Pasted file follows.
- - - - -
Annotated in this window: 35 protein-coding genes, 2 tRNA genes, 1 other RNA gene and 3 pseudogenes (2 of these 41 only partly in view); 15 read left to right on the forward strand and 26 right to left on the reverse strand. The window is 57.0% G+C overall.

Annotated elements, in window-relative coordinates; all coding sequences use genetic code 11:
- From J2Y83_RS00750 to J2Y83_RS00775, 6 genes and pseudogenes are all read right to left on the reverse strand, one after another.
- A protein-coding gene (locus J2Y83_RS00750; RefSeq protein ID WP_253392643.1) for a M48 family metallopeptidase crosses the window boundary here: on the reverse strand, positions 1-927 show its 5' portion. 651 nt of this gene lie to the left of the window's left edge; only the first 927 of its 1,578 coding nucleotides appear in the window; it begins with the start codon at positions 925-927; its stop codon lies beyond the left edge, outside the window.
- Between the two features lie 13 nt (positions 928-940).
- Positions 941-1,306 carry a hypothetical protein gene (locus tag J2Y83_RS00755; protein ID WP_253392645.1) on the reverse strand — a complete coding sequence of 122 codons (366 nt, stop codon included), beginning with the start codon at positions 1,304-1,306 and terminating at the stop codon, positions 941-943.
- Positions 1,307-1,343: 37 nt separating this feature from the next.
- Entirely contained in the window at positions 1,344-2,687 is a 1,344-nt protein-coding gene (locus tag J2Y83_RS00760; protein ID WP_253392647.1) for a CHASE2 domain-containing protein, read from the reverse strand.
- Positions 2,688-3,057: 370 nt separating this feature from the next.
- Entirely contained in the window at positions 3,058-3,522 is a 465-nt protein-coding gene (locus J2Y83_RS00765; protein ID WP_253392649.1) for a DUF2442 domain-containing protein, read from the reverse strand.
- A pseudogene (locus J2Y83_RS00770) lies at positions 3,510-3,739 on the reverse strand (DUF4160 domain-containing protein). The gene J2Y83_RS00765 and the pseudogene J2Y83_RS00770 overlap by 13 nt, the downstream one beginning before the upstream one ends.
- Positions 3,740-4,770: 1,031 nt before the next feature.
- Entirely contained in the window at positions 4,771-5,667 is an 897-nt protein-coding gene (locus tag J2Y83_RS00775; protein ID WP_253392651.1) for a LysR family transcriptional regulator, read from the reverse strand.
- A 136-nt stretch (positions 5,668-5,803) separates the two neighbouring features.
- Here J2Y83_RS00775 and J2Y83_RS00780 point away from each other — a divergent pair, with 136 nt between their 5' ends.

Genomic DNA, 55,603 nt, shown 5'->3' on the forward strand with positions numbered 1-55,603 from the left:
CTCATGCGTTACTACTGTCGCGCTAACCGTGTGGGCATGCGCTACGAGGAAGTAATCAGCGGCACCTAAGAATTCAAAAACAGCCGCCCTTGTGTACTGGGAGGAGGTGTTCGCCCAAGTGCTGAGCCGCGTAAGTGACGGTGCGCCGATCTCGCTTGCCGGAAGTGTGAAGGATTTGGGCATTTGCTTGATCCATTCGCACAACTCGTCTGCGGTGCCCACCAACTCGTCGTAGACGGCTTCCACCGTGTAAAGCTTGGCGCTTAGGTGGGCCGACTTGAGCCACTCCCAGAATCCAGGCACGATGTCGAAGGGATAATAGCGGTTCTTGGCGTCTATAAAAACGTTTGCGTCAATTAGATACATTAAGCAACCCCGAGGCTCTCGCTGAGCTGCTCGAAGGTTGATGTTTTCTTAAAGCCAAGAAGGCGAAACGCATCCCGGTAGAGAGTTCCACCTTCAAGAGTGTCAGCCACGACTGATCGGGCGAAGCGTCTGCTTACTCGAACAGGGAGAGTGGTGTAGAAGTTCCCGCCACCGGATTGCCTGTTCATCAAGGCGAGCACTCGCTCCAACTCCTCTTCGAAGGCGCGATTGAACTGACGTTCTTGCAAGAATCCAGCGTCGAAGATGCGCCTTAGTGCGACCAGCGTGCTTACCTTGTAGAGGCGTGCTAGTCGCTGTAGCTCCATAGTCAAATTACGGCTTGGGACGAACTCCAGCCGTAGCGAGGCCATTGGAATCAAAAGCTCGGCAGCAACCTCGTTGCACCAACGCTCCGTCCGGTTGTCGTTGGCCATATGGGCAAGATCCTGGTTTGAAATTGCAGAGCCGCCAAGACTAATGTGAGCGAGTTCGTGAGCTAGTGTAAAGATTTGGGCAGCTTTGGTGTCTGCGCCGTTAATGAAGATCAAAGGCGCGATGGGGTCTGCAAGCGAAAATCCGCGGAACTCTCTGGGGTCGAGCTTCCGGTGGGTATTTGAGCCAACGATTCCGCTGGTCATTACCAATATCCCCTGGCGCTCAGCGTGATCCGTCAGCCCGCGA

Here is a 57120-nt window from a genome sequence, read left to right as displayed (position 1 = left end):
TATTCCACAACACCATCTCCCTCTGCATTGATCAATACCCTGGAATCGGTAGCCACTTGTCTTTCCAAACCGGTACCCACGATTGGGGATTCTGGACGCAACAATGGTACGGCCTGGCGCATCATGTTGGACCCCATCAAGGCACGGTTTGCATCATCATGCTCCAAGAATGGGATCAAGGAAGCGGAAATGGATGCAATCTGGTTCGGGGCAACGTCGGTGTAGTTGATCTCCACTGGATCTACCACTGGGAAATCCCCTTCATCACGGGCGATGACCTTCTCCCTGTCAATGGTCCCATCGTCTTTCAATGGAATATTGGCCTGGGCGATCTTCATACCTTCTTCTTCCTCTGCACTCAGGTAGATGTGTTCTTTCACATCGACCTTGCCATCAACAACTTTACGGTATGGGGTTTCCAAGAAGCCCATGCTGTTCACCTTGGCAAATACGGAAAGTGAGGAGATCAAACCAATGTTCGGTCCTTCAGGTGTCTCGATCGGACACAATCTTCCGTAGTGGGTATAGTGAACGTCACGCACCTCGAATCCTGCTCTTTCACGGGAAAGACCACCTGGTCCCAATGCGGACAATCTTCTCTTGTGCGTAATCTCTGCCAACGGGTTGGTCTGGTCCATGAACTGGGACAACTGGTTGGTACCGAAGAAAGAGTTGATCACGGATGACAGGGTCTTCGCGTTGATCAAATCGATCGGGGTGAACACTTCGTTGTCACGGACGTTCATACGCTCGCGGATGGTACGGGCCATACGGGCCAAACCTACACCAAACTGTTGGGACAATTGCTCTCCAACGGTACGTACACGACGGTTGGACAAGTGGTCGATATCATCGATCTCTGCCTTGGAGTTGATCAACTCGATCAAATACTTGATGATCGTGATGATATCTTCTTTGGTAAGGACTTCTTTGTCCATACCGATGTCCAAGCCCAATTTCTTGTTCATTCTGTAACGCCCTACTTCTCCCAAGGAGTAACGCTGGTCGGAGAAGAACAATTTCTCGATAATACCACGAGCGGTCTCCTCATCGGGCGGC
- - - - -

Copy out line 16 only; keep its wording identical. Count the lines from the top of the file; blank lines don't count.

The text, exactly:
Genomic DNA, 55,603 nt, shown 5'->3' on the forward strand with positions numbered 1-55,603 from the left: